The mechanism that allowed two trains to end up in a cornfield meet is the Zs1 signal, shown above.  Known as an "Ersatzsignal" or Substitute signal it is placed below a "main signal" and lit upon command of the signaler when the main signal cannot be displayed normally.  Many in English speaking rail circles have described it as a Restricting or call-on signal, but that analogy is not entirely accurate. In practice it is more like a manual block clear of the type that can still be encountered on the LIRR.  Trains pass the Zs1 and proceed through all turnouts at no more than 25mph and before they can increase to normal speed .  Some sources state the 25mph limit applies to the next main signal, but a majority say normal speed and that would agree with the behavior of the second train involved with the accident.

Zs1 Displayed for a train movement
 The Zs1 signal is displayed when, for any reason, the main signal governing movement into a section of track, cannot be displayed.  This can be due to a bulb out condition, an axle counter miscount or any other problem with the signaling system.  As far as I can tell, the Zs1 guarantees route locking only.  In most rail systems around the world, when the signal system fails trains must proceed on sight prepared to stop short of an obstruction or other problem.  This is because even in the case where the cause of the failure is known, that doesn't mean a second problem might exist.  Because the situation of compound failures can lead to accidents, in most of the world a substitute signaling system must replace the automatic one to relieve trains of this burden of traveling at Restricted speed .  As one might expect, performing this task can be quite involved, requiring multiple signalers and communicating the fact to many trains and qualified employees. However in Germany all it takes is a button press to light up the Zs1.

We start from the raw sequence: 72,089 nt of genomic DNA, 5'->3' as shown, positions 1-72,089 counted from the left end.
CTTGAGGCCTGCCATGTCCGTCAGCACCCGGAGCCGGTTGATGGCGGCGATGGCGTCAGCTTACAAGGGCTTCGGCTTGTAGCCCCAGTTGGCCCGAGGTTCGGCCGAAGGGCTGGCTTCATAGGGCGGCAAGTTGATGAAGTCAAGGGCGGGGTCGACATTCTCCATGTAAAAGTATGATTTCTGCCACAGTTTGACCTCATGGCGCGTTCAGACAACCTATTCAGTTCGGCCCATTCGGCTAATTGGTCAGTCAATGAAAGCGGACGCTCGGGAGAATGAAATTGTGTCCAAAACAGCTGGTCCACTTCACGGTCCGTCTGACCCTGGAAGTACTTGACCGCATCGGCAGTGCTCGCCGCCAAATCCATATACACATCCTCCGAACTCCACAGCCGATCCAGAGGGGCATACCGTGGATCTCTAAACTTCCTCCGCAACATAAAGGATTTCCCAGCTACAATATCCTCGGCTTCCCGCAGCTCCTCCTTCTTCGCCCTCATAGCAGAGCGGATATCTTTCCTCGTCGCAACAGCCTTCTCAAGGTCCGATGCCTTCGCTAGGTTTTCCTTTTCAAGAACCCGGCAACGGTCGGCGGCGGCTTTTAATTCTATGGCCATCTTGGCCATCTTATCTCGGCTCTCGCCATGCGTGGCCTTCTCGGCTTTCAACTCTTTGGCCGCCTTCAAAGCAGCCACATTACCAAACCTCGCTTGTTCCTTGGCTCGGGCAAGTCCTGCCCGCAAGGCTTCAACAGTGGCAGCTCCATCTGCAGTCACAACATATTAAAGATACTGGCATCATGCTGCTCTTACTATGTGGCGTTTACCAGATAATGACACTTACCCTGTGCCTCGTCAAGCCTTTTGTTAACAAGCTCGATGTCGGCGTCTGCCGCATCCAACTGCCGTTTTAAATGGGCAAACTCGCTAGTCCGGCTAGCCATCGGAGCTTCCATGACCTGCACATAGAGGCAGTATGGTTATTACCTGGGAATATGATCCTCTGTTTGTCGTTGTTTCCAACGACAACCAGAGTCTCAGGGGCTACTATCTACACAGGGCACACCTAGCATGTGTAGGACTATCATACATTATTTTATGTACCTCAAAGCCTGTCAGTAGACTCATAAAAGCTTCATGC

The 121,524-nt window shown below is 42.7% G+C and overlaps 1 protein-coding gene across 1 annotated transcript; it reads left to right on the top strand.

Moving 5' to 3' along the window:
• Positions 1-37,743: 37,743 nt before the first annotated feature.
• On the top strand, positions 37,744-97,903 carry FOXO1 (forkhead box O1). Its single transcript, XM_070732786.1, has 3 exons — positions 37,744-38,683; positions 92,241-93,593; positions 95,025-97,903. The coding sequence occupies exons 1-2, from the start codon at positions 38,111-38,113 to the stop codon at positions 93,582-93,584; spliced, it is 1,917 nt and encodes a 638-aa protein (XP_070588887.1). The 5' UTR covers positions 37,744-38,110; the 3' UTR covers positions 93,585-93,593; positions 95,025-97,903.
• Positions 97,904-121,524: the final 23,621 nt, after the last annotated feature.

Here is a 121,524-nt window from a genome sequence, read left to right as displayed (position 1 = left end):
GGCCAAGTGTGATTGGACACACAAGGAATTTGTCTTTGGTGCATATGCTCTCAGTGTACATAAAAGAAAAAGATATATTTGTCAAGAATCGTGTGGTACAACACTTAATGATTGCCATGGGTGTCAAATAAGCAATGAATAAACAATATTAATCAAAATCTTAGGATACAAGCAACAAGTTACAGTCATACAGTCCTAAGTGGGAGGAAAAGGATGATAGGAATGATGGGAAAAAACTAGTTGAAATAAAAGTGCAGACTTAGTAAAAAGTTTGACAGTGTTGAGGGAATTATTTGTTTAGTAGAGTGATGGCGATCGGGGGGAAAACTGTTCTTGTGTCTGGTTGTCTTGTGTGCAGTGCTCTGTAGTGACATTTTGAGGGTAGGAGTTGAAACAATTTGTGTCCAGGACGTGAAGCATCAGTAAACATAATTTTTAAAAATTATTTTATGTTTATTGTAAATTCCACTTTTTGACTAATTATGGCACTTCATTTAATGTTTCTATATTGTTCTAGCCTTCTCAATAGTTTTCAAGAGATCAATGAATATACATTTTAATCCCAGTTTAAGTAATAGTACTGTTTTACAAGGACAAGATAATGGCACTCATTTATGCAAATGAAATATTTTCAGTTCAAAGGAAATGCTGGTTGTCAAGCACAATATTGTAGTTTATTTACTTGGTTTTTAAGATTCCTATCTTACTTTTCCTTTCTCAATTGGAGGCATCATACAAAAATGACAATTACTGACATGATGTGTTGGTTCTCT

Bad Aibling Stellwerke

In North America there is no signal that can be displayed into a CTC block where traffic is set in the opposite direction in the same way a Zs1 is used in Germany.  You can't even give a Restricting against the flow of traffic, necessitating a permission past stop procedure and even then the train will continue to be limited to Restricted speed.  The permission past stop procedure involves speaking to the locomotive engineer, usually over an open radio channel.  Yes. dispatchers in North America can screw this up, but the procedure takes time, requires two persons and requires the operator or dispatcher to pay attention.  In Germany the signaler presses a button and the train operator heads on his way.  When used for routine problems like bulb out or axle miscounts the process can become rote and the procedure can be shortened or skipped entirely.